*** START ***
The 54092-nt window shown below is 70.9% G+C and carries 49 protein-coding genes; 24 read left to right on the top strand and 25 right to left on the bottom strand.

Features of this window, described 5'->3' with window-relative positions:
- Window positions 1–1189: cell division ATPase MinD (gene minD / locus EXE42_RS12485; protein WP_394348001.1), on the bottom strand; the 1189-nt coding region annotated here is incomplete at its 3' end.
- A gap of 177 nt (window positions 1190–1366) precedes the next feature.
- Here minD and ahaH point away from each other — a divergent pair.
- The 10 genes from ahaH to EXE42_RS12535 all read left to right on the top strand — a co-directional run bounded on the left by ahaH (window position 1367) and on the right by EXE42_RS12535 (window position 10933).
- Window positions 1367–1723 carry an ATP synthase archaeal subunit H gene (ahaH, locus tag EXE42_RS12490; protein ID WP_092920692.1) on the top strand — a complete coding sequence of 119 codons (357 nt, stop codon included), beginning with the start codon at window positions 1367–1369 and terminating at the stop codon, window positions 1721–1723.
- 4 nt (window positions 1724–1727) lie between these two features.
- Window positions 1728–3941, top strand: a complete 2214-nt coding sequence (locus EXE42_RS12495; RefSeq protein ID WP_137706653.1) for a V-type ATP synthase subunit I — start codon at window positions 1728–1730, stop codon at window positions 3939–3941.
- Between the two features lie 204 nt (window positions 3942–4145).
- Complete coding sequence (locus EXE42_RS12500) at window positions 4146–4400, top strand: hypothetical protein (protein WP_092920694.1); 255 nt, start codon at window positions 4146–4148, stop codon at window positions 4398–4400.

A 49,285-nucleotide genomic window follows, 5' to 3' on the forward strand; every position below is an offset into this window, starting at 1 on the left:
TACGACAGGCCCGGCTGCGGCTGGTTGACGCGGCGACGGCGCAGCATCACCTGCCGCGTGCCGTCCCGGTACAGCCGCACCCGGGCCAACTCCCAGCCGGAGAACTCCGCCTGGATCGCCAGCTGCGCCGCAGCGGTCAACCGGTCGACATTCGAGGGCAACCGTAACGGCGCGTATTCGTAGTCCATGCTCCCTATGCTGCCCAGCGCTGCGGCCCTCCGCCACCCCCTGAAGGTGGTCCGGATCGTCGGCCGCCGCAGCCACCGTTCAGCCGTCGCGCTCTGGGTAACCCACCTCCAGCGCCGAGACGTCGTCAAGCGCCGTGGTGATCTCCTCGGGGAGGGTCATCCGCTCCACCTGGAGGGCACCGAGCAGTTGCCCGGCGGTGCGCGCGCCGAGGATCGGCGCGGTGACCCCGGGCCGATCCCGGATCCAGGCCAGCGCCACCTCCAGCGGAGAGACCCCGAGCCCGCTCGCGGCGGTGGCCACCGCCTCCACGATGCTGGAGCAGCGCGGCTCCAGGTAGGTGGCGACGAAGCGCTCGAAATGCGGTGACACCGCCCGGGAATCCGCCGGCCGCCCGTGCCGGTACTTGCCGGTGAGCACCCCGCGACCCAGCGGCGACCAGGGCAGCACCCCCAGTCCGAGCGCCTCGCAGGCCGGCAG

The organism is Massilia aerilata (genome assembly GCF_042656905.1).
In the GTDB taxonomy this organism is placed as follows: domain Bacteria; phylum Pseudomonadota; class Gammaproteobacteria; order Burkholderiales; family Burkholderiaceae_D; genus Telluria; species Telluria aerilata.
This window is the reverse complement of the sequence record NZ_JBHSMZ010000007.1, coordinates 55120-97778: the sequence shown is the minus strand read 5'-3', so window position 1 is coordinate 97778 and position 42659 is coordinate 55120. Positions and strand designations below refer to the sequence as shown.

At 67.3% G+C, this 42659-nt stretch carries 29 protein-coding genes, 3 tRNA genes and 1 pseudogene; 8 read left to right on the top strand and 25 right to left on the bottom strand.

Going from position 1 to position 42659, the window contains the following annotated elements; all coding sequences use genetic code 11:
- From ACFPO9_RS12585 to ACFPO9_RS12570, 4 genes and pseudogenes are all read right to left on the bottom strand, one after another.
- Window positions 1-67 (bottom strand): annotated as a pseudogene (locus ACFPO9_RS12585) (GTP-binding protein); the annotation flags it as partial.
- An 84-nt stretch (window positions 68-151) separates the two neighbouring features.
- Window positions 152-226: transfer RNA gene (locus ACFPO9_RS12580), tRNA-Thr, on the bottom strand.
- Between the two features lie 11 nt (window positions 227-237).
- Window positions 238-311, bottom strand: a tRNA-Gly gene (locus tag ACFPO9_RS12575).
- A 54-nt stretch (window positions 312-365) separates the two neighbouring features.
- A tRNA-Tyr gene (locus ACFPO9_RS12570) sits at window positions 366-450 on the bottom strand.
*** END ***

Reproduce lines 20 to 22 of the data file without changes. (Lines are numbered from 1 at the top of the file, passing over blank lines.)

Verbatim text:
- Window positions 1-67 (bottom strand): annotated as a pseudogene (locus ACFPO9_RS12585) (GTP-binding protein); the annotation flags it as partial.
- An 84-nt stretch (window positions 68-151) separates the two neighbouring features.
- Window positions 152-226: transfer RNA gene (locus ACFPO9_RS12580), tRNA-Thr, on the bottom strand.